There has yet to exist a security product that solved all of the world’s (or even one enterprise’s) problems, but if we look at some things that made a difference in the state of the art when they arrived, they tend to fall into a few categories:

  • They allow less-senior people to do some work that used to be the province of a few
  • They help people to make better sense of information they (usually) already had somewhere
  • They help less-technical users to avoid inadvertently hurting themselves
  • They fundamentally changed some aspect of how we work or build systems to make them inherently more secure*

*This is where the most value is created, but it’s also the most difficult.

If you’ve gone to the trouble of building something to solve a problem for yourself, and believe that other people have the same problem, that’s called a market opportunity.

What Type of Entrepreneur Are You?

480786_Horse-Trader copy

MACH37 typically invests in companies at their inception.  With a lack of meaningful company history, our decisions are always based heavily on our assessment of the entrepreneurs behind ideas that we like.  Consequently, we are often asked what we look for in MACH37 entrepreneurs.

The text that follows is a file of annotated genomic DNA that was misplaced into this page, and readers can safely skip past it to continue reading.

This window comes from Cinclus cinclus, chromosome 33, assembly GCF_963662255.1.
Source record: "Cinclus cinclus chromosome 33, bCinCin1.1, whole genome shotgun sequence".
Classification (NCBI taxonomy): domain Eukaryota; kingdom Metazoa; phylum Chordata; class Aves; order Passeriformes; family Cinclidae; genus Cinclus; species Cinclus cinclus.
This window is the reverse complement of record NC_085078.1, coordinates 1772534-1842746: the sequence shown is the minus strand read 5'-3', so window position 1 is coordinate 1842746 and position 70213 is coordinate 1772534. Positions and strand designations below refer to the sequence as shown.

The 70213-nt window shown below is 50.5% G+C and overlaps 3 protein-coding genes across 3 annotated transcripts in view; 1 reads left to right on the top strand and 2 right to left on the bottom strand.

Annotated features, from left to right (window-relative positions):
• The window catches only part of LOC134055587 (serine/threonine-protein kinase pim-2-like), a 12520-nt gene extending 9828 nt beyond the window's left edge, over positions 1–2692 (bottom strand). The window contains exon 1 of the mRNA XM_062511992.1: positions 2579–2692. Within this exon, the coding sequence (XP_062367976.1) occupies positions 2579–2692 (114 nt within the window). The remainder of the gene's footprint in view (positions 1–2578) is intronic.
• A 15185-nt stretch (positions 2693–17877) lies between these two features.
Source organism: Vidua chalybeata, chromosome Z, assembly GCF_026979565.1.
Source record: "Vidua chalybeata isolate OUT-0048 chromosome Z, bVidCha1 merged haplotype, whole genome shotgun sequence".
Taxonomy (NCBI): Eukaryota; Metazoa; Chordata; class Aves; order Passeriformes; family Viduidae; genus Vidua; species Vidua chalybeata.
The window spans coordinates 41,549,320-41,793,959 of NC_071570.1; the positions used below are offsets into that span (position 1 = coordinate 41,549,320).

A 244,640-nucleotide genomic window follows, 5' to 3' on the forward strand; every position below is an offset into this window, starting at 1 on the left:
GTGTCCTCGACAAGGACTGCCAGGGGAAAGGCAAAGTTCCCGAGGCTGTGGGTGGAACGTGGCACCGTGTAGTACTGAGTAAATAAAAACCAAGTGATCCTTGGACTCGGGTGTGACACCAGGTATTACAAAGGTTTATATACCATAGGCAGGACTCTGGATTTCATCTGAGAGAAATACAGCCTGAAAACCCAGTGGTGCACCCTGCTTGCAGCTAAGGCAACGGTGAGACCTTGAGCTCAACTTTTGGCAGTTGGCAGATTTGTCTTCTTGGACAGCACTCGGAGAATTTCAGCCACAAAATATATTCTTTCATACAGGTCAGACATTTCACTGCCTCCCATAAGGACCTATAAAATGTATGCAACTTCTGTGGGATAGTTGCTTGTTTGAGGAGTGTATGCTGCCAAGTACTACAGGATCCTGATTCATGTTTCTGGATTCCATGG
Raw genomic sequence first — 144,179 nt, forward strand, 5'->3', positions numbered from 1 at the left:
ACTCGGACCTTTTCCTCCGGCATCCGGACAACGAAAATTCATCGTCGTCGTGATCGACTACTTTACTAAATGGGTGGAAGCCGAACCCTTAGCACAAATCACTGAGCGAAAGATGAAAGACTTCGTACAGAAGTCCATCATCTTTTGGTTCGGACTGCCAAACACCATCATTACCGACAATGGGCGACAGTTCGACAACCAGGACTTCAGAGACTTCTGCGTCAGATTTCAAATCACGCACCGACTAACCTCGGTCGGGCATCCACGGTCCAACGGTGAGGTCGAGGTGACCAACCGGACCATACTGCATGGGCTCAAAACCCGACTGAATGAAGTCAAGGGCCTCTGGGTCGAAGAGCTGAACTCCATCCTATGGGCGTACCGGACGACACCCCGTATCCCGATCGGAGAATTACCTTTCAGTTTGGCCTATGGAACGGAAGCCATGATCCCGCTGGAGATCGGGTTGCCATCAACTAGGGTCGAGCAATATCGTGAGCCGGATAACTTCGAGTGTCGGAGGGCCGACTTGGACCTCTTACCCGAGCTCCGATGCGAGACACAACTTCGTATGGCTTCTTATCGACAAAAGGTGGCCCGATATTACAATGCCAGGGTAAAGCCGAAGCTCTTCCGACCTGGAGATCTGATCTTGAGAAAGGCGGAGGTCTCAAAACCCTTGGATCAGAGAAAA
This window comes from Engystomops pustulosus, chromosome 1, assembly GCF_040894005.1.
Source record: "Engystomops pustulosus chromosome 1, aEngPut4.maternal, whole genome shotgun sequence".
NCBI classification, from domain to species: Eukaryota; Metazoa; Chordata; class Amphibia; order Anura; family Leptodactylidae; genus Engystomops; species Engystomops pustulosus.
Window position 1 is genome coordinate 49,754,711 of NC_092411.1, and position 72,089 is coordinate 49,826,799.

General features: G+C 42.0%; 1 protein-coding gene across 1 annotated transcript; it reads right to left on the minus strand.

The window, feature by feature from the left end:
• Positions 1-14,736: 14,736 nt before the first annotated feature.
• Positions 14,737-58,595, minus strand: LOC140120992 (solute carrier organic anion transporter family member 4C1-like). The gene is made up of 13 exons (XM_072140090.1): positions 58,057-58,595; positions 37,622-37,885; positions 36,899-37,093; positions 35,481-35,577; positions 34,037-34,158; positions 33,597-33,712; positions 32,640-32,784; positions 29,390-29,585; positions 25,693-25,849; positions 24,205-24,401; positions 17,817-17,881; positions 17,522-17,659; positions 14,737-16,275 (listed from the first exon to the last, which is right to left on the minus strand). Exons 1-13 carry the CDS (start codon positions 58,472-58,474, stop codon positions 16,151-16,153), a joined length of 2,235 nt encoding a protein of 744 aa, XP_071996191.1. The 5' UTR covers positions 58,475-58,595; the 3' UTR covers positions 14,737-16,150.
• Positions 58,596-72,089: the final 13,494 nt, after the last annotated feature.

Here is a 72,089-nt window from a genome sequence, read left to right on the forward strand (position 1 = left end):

While they come in all shapes and sizes, it has been my experience that there are principally two types of entrepreneurs:  “horse traders” and “horse breeders”.

Horse traders are driven to create wealth for themselves by exploiting market inefficiencies.   Their businesses are transaction oriented and rely on simple buy low and sell high principles.  In technology, they often find success in understanding an application of an existing capability, negotiating attractive rights to that technology, then rapidly commercializing (or flipping) it.  Horse traders are not typically technical and often lack a vision beyond the first implementation of their technologies.

“Horse breeders” are wholly different.  They innovate to develop new breeds of capability – disrupting the status quo with better alternatives.  Their innovations often eliminate market inefficiencies rather than exploit them.  During this process, they create wealth for themselves and others by ultimately making the economic pie bigger.  Horse breeders are often technophiles, but they also include musicians, artists, athletes, and anyone is who is driven by a passion for creating something that can make a significant positive impact.

MACH37 looks for horse breeders.  Not only because they are far more fun to work with, but also because horse breeders create value where it never existed before – an underpinning of disruptive innovation.  MACH37’s sole focus is to empower this type of entrepreneurship with the knowledge, exposure, access and validation (by the security buyer and venture communities) necessary to successfully take disruptive cyber security innovations to market.

If you think you are a horse breeder, send us an email or submit an application for the next cohort session.